(Kenneth Branagh, et al / 2-Disc DVD / NR / 2010 / BBC Home Video)
Overview: The award-winning drama returns with Kenneth Branagh as Wallander in the next set of thrilling tales set in the beautiful landscape of southern Sweden! Based on the novels by Henning Mankell, these stories follow Kurt Wallander, a sensitive but brilliant detective – a man who takes each murder case he works on personally and will stop at nothing in his search for the truth, even at the expense of his health and his family life.
DVD Verdict: ‘Faceless Killers’ - Opening at a pub scene, with Wallander at a table with his daughter and her ‘foreign’ boyfriend, Wallander is given some diabetes info by him - for he is a doctor. Wallander still can’t figure out why his daughter is dating a ‘foreigner,’ but as it turns out, it propels the storyline no end!
An old couple are eating supper when some masked intruders break in, rob them, beat them, and end up killing them both. The ongoing parody isn’t (and shouldn’t be) lost re: the loneliness between the old, white house stuck alone out in the fields, and to his father, lost and wandering along the road.
A possible connection to the migrant workers runs rampant throughout this whole episode and as much as it is what controls the plot, it overshadows it too come the end. And that ending is good, a twist for sure, but it also leaves a rather profound message behind too.
‘The Man Who Smiled’ - An eerie start to this one. Wallander is on leave and planning to resign following the events of the previous episode. Away from his job for months now, living at his beach house, alone, save for his housekeeper a friend comes to ask his help. But Wallander refuses him - not wanting to get back into detective work again.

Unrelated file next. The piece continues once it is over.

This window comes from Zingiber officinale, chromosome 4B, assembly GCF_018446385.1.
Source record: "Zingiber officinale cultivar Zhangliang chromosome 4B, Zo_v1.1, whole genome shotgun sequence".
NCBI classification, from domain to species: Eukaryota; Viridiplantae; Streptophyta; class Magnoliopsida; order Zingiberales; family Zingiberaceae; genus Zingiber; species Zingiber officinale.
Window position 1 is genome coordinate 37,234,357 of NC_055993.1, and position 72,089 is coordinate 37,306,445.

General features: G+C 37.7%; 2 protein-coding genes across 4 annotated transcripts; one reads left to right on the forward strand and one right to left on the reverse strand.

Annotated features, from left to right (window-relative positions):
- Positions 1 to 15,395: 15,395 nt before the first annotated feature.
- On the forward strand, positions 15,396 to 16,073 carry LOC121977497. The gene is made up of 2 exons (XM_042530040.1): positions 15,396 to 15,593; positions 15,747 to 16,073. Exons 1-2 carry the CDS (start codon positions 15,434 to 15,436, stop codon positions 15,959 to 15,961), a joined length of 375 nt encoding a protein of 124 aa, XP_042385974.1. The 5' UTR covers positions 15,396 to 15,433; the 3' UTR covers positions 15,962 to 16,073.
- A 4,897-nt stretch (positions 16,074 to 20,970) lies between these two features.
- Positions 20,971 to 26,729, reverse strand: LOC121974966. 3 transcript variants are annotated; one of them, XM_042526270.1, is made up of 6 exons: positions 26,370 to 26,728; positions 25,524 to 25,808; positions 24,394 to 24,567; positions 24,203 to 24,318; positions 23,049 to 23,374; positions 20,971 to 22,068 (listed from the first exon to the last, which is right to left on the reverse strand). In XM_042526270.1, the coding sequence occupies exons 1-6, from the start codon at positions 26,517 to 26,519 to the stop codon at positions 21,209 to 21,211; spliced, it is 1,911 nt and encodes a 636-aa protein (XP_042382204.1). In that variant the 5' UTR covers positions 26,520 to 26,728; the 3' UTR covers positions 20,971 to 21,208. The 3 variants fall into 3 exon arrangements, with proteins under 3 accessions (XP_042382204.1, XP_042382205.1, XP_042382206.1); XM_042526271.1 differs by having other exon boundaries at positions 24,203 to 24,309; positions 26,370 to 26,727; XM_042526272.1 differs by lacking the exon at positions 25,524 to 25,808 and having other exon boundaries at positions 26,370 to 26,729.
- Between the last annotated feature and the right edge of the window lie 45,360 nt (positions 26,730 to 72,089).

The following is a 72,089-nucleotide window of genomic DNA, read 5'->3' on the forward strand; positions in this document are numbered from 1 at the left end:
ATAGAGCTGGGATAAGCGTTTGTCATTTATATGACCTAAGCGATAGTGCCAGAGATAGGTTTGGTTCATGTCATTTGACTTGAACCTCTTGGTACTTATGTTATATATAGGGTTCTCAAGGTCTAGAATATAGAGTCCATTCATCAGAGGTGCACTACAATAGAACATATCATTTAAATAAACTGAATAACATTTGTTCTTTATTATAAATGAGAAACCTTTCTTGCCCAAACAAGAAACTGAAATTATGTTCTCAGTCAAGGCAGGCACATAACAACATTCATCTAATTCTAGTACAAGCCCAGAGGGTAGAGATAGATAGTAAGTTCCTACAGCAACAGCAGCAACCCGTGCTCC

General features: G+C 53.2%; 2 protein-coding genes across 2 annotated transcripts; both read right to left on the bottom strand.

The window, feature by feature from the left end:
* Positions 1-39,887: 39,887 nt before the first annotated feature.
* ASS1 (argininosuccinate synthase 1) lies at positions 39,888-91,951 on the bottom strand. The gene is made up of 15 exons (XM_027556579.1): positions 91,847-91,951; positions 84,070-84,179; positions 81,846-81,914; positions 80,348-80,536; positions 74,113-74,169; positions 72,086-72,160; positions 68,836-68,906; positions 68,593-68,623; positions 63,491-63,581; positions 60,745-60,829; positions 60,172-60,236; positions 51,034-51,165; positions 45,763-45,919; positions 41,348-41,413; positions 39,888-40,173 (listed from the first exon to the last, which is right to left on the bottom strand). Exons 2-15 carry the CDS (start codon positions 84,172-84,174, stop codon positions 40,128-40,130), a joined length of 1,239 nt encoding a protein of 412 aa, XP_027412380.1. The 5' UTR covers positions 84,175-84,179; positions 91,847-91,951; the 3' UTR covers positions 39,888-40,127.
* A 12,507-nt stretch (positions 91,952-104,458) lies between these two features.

But when his friend ends up dead a day later, well, Wallander has no choice but to start to get his detective skills warmed up again - and so goes back to the station. Not exactly welcomed back by one and all, he is not exactly on the ball either, his mind split in many different directions due his father’s death. The ending is slightly predictable, but nice.
‘The Fifth Woman’ - The last in this series has a very dark beginning, literally, as the cinematography is so bleak, so charcoal gray. We first see Wallander moving his father from the hospital, whilst at the same time having a case dropped in his lap! Then, as if he didn’t have enough on his mind, he gets another case dropped into his lap - but, are they connected?
Unfortunately, he father passes soon thereafter, in a very sad scene, and as the story kinda gets bogged down in Wallander trying to work, and yet half his mind is on his father, characters come and go that don’t seem to have any grip on the plot.
That said, it’s always great to see the British actor, Dudley Sutton (aka Tinker Dill from ‘Lovejoy’), who comes in with a third of the episode left and takes over! The ending is well thought out, well acted, and very neat.
But where Wallander found himself at the start of episode two, before stumbling his way through to this last episode of the series, well, it’s hard to see how any more of this wonderful series can be created. Wallander is broken, is down and out, is darker, grayer than the scenery he acts in front of. [RT] This is a Widescreen Presentation (1.78:1) enhanced for 16x9 TVs and comes with the Special Features of:
Being Kurt Wallander